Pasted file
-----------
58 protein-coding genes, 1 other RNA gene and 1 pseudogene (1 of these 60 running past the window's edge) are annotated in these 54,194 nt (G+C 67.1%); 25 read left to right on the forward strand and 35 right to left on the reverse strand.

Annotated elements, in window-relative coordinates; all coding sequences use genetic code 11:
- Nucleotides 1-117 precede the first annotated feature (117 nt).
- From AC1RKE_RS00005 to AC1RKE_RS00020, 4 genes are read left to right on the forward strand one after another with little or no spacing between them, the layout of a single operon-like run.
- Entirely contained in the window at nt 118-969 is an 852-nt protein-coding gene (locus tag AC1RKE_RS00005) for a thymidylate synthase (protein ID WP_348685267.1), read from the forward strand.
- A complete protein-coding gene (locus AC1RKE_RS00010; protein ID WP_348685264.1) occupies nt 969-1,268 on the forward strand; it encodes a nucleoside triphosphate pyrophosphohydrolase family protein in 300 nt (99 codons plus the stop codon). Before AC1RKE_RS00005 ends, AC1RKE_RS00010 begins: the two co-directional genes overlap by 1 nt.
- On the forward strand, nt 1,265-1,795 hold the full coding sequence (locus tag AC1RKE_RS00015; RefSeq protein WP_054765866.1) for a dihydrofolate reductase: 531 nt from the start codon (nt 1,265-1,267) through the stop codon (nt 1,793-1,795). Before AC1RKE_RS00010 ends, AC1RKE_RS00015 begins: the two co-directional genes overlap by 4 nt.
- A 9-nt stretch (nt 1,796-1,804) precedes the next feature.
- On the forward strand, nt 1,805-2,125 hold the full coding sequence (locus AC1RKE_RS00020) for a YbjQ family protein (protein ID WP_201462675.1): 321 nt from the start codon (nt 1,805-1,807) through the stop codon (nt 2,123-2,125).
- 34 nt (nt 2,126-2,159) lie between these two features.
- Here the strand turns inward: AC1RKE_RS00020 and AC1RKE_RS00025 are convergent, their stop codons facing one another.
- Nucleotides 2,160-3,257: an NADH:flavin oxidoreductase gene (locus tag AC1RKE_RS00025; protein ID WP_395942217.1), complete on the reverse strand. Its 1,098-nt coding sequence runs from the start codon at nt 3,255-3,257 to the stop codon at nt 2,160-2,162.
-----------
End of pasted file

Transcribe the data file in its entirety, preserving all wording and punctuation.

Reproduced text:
58 protein-coding genes, 1 other RNA gene and 1 pseudogene (1 of these 60 running past the window's edge) are annotated in these 54,194 nt (G+C 67.1%); 25 read left to right on the forward strand and 35 right to left on the reverse strand.

Annotated elements, in window-relative coordinates; all coding sequences use genetic code 11:
- Nucleotides 1-117 precede the first annotated feature (117 nt).
- From AC1RKE_RS00005 to AC1RKE_RS00020, 4 genes are read left to right on the forward strand one after another with little or no spacing between them, the layout of a single operon-like run.
- Entirely contained in the window at nt 118-969 is an 852-nt protein-coding gene (locus tag AC1RKE_RS00005) for a thymidylate synthase (protein ID WP_348685267.1), read from the forward strand.
- A complete protein-coding gene (locus AC1RKE_RS00010; protein ID WP_348685264.1) occupies nt 969-1,268 on the forward strand; it encodes a nucleoside triphosphate pyrophosphohydrolase family protein in 300 nt (99 codons plus the stop codon). Before AC1RKE_RS00005 ends, AC1RKE_RS00010 begins: the two co-directional genes overlap by 1 nt.
- On the forward strand, nt 1,265-1,795 hold the full coding sequence (locus tag AC1RKE_RS00015; RefSeq protein WP_054765866.1) for a dihydrofolate reductase: 531 nt from the start codon (nt 1,265-1,267) through the stop codon (nt 1,793-1,795). Before AC1RKE_RS00010 ends, AC1RKE_RS00015 begins: the two co-directional genes overlap by 4 nt.
- A 9-nt stretch (nt 1,796-1,804) precedes the next feature.
- On the forward strand, nt 1,805-2,125 hold the full coding sequence (locus AC1RKE_RS00020) for a YbjQ family protein (protein ID WP_201462675.1): 321 nt from the start codon (nt 1,805-1,807) through the stop codon (nt 2,123-2,125).
- 34 nt (nt 2,126-2,159) lie between these two features.
- Here the strand turns inward: AC1RKE_RS00020 and AC1RKE_RS00025 are convergent, their stop codons facing one another.
- Nucleotides 2,160-3,257: an NADH:flavin oxidoreductase gene (locus tag AC1RKE_RS00025; protein ID WP_395942217.1), complete on the reverse strand. Its 1,098-nt coding sequence runs from the start codon at nt 3,255-3,257 to the stop codon at nt 2,160-2,162.